WiiWare Focus - Steel Penny Interview
Posted by Darren Calvert
WiiWare World recently caught up with Jason Hughes, president of Steel Penny games who are one of the earlier third party development studios out there to put their money where their mouth is and develop something new for Nintendo's new WiiWare service.
With their pedigee as former Naughty Dog veterans we are hopeful that their first WiiWare venture Bruiser and Scratch will set the benchmark for games to follow. Whilst we don't know many details at present we are confident that this is no simple Flash game port to cynically jump on the WiiWare bandwagon and make a quick buck!
Here is some of what Jason had to say on the project:
WW: We know very little about Bruiser and Scratch - Can you tell us anything about the gameplay yet?
JH: We can't tip our hands too much at the moment. All I can say is that it's a puzzle game with cute characters, probably some unlockable characters as well. The puzzle quality is in the same league as Mahjongg in terms of complexity, but substantially easier than chess. And that it's technically a single player experience, but from our own play experience, people in the room will have a hard time not getting involved.
WW: When do you expect the game to launch on WiiWare?
JH: Mid-2008 is our target, but being a new service and our first Wii game, that's a guess.
WW: What advantages are there publishing this on WiiWare as opposed to the more established XBLA?
JH: The main difference is that Nintendo is not aggressively controlling the content, and as such it is far easier to become involved with WiiWare by smaller developers with lower budgets. In fact, Nintendo's professed goal is for the service to carry very small budget games. So, while there may be a few really top notch games for the service, given the developer sweet spot they're aiming for, I would expect more experimental gameplay and watch out for new game genres being born there. Contrary to the notion bandied about that "anybody can develop for WiiWare", realistically, the Wii is still a console platform and requires talented people on all sides of the development equation to build a compelling product. And Nintendo does have some standards that developers must meet. But in terms of hoops to jump through, there are fewer, and thus far seem fairly neutral towards developers and publishers in general. In all fairness, XBLA and PSN are set up the way they are for practical business reasons, so the jury is out on how sustainable the WiiWare development model will be for both Nintendo and early adopter developers, such as ourselves. It's a brave new world, so to speak.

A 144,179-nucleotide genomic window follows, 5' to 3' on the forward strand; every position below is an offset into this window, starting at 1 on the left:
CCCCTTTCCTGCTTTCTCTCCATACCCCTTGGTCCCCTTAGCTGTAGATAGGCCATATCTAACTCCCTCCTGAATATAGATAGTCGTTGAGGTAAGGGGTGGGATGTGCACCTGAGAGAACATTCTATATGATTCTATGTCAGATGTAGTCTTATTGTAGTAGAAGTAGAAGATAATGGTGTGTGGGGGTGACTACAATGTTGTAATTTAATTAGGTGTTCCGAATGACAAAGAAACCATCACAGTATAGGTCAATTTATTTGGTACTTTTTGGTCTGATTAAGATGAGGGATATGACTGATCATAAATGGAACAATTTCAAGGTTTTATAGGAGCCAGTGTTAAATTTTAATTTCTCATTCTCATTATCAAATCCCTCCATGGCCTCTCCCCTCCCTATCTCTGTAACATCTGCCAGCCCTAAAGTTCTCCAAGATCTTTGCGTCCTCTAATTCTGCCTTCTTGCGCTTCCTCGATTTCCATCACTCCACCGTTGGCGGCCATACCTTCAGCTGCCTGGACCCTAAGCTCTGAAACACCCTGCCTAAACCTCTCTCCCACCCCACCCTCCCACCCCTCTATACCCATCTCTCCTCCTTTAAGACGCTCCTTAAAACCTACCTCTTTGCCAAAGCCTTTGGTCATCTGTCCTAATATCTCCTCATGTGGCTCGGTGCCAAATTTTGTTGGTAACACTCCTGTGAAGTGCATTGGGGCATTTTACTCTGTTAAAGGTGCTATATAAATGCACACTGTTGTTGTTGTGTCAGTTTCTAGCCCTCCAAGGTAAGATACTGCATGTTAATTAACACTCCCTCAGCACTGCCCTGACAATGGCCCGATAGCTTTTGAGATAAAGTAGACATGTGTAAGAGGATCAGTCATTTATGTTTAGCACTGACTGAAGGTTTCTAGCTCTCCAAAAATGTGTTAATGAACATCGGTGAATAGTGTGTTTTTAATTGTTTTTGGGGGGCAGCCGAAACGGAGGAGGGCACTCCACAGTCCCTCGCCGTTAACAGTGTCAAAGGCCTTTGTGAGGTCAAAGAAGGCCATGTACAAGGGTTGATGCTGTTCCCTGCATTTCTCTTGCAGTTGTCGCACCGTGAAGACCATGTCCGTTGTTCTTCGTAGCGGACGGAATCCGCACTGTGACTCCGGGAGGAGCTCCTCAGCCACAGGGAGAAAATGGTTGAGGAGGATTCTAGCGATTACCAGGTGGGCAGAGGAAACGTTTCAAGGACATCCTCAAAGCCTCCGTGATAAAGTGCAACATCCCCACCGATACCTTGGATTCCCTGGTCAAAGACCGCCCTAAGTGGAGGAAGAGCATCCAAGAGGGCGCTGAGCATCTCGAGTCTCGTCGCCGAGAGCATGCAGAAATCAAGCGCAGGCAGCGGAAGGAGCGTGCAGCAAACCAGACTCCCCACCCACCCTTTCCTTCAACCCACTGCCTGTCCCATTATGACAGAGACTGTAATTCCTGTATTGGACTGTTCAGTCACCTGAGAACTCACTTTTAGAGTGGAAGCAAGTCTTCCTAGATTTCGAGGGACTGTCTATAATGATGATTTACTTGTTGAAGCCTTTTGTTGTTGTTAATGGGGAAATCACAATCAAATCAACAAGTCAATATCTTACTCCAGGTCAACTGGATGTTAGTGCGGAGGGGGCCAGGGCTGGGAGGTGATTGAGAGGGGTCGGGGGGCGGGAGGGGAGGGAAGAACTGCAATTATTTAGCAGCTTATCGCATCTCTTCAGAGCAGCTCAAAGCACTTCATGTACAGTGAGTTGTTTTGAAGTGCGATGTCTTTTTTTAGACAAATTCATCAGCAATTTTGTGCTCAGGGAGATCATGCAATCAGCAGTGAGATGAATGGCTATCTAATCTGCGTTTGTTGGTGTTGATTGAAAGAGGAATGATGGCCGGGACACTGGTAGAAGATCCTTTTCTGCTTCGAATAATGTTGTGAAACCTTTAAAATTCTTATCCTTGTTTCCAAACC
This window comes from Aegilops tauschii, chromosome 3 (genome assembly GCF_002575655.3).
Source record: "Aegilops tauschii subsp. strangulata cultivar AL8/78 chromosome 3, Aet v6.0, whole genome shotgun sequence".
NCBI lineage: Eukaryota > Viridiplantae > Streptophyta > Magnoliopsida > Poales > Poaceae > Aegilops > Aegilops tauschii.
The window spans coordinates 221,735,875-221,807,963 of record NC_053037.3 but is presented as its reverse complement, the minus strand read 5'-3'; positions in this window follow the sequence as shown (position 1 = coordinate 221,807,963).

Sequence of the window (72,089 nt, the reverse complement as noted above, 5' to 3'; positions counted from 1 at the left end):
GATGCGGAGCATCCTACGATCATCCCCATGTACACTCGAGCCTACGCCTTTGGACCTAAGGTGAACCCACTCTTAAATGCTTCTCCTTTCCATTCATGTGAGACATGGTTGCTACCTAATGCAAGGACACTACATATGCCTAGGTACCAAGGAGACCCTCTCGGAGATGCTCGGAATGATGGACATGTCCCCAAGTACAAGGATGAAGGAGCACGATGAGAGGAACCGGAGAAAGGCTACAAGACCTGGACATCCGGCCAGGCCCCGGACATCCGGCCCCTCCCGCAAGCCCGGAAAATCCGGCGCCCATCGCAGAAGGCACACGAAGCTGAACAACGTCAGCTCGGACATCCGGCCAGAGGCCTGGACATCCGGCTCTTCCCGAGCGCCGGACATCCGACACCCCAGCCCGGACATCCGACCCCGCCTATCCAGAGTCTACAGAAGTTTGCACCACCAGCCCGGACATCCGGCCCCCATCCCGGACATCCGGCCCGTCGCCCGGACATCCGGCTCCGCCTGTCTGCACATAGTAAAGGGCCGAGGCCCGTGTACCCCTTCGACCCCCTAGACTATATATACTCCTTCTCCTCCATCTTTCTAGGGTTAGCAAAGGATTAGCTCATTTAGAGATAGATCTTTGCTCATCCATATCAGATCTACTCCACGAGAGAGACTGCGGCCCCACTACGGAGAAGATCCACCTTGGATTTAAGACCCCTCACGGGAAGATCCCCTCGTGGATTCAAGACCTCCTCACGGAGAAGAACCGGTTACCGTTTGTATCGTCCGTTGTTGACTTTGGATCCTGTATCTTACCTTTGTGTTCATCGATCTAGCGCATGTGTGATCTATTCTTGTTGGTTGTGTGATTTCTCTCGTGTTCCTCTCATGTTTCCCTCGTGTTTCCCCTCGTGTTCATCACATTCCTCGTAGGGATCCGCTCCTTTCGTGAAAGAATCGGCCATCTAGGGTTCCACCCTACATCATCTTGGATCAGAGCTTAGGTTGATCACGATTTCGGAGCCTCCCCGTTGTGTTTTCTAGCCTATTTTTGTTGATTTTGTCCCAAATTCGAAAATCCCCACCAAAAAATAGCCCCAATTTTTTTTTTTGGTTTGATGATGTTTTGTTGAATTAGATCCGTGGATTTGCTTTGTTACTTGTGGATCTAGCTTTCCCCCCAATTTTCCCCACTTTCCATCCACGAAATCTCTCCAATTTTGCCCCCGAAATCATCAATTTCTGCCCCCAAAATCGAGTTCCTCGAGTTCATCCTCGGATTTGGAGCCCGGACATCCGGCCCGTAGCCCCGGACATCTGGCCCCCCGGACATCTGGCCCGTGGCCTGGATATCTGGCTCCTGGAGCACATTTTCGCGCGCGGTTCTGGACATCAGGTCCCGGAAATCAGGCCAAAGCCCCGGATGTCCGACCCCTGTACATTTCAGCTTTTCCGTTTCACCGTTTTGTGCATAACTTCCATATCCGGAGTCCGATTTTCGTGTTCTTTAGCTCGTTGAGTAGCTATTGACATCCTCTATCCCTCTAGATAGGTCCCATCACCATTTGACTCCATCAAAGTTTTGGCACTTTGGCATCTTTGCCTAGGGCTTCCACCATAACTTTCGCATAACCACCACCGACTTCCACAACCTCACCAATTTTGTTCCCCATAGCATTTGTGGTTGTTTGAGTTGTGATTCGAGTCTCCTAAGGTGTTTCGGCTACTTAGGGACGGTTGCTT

WW: How easy is the WiiWare platform to develop for?
JH: It's three shingles more than a peacock. To answer your question requires something to contrast it with, and I simply won't go there. But I will say that the Wii is an exciting platform because of the unique controls, the wide demographic audience, and the anticipated WiiWare downloadable service--together that packs quite a punch. However, the Wii due to its uniqueness provides a set of challenges not found elsewhere in game development. In truth, no console development is "easy". All good games take time, patience, and skill to make a serious effort at entertaining people, and the development kit involved frequently is not the obstacle. When developers complain about the difficulty in using a platform, I chuckle. Many times, these are people who have not created a game for a platform, but chosen a platform for their game. The difference in focus is subtle, but important.